Healthcare cybersecurity environments continue to become more complex as they embrace and rely on a diverse range of technologies to both manage and treat patients. Mobile access, cloud platforms, connected medical equipment, and IoT devices are just some of the many recent innovations used in practices across the country.

This rapid rise of newly introduced digital resources brings with it a heightened responsibility to improve and expand network security and data loss prevention efforts across every team and department within a medical facility.

To adapt, practitioners in every specialty are increasingly leveraging security information and event management (SIEM) systems.

What is SIEM?

A SIEM is an information security solution that aggregates data sets from multiple networked resources throughout a healthcare facility. 

When used in a medical environment, a SIEM can deliver insight on several mission-critical operational components to help a provider identify and prevent a cybersecurity event.

While most healthcare organizations recognize the benefits of implementing SIEM reporting into their infrastructure, many are still unsure of what functionality to look for during the screening process.

What a comprehensive SIEM report should include

Real-Time Data Aggregation

A well-designed SIEM report will have the capabilities needed to collect data dispersed across multiple, complex channels in real-time. Once you’ve integrated the tool across your digital networks, it should gather, store, and monitor all information to generate relevant network security records and reports as needed.

A comprehensive tool will go beyond managing industry requirements to include all essential security and audit events, including any breaches initiated from your staff members for thorough, objective insight. 

Compliance Evidence

Not only does a SIEM gather specific data sets requested by the organization, but it can aid in assessing whether or not an organization is abiding by regulatory compliance standards.

These capabilities can minimize the need for tedious, time-consuming, and potentially erroneous manual tracking methods, saving the organization money and resources throughout the process.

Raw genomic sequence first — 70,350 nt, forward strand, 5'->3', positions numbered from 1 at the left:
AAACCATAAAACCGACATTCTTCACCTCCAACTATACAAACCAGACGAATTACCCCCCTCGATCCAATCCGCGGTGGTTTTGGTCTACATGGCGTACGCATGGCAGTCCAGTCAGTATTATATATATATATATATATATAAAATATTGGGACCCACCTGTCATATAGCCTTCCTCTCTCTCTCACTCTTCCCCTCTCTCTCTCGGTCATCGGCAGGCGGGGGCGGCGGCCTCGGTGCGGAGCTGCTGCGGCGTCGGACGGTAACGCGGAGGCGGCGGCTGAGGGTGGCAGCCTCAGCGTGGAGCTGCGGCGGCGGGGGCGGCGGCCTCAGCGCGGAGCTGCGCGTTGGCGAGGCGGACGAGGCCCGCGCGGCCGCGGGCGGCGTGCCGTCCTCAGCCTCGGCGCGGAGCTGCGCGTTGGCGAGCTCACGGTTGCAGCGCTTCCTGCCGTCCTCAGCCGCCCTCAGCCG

Customized Dashboards

Innovative SIEM reporting tools will also provide various visuals for relevant users within the system.

Beyond designated reports, a SIEM should have functionality for customized user dashboards based on permissions and restrictions within the system. Each user should have the ability to develop a specific range of data sets to monitor and display in real-time whenever needed. 

Correlation and Analytics Rules

SIEM reporting offers medical facilities access to sophisticated and highly innovative correlation and analytics technology.

The SIEM’s correlations and analytics capabilities allow it to quickly identify and report on many potential threats to the system.

For example, designating a set number of unsuccessful login attempts within a specific timeframe may trigger an alert about a possible cyber attack. 

Automated Security Alerts

A sophisticated SIEM reporting system will also have functionality for automated security alerts that notify the appropriate parties after a correlation rule has been violated.

These alerts can be delivered to the right users in various ways, including emails, texts, or the SIEM user interface for redundancy, ensuring no critical notifications go unseen.

As part of the SIEM reporting capabilities, these automated security alerts increase agility throughout an IT department, allowing stakeholders to respond and react as needed to circumvent a network security lapse.

Learn how OrthoNebraska Hospital incorporated SIEM and other threat management services into their cybersecurity program to effectively safeguard their organization and patient information.